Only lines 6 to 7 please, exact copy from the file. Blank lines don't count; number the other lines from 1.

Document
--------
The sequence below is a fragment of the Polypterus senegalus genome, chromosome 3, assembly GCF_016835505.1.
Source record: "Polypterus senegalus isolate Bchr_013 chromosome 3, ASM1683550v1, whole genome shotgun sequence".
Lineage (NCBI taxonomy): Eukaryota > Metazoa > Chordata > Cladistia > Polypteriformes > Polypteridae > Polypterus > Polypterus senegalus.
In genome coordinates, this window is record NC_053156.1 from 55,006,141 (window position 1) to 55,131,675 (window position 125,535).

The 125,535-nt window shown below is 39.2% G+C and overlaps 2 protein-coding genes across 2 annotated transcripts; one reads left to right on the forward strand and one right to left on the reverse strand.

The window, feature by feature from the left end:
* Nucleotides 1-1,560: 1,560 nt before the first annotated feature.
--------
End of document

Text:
The window, feature by feature from the left end:
* Nucleotides 1-1,560: 1,560 nt before the first annotated feature.